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New problems surface at Rosebud Indian Health Service hospital

New problems surface at Rosebud Indian Health Service hospital


ROSEBUD | Even as the Indian Health Service hospital in Rosebud recovers from problems that led to the temporary closure of its emergency room, new problems have been detected.

Mike Fierberg, spokesman for the federal Centers for Medicare and Medicaid Services, acknowledged by phone Friday that new violations of Medicare requirements have been discovered, and a new corrective plan is being negotiated. He declined to divulge details of the problems until the plan is complete.

At the hospital Friday, Kathleen Wooden Knife, a member of the Rosebud Sioux Tribal Council and vice chairwoman of the tribe’s Health Board, said the violations had apparently been turned up in a recent inspection.

The new violations come on the heels of October and November inspections that produced reports of broken-down sterilizing and disinfecting equipment, a woman giving birth to a premature baby on a bathroom floor, and a heart-attack victim waiting 90 minutes to receive care, among other things.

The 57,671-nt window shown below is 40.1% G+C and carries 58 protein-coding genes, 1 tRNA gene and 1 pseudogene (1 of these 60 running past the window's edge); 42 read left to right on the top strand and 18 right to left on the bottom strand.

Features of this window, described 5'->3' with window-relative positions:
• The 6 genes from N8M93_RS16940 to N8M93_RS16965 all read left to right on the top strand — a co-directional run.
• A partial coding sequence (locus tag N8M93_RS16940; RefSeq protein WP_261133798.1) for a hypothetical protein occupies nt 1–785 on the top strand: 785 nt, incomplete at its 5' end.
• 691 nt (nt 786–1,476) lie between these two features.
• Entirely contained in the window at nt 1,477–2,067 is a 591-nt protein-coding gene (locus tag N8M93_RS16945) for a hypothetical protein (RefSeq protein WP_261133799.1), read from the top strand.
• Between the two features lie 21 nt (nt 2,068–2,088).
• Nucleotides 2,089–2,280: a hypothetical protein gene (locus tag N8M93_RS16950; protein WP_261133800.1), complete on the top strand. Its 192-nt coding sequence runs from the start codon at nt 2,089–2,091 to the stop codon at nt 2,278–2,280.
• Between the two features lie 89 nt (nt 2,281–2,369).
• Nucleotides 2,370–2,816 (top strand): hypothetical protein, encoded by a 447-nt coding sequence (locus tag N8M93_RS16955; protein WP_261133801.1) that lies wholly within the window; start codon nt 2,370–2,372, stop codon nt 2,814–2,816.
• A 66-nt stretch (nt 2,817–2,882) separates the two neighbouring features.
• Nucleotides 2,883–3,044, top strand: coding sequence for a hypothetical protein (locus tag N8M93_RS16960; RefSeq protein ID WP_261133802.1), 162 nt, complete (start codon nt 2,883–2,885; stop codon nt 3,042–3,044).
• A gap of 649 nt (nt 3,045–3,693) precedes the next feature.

Fierberg said the problems from the October and November inspections have been addressed.

“Those are closed,” Fierberg said. “A plan of correction was agreed to, and inspections have been accomplished.”

There was little sign of progress Friday at the hospital, where U.S. Sen. John Thune, R-S.D., took an hour-long tour. The small tour group walked through a series of unused rooms and corridors in the facility, which was all quiet except for one waiting room that appeared to contain about 50 people.

The hospital’s obstetrics area is temporarily closed because of inadequate staffing, and pregnant reservation women, many of whom lack trustworthy transportation, are being diverted to Winner (55 miles away); Valentine, Neb. (45 miles); Rapid City (175 miles) and Sioux Falls (220 miles).

The hospital’s emergency room is closed while work continues to restore it to acceptable working order, and ambulances are being diverted elsewhere. Evelyn Espinoza, the tribe’s health administrator, said a dialysis patient from Rosebud died Thursday night in an ambulance 15 miles from Valentine.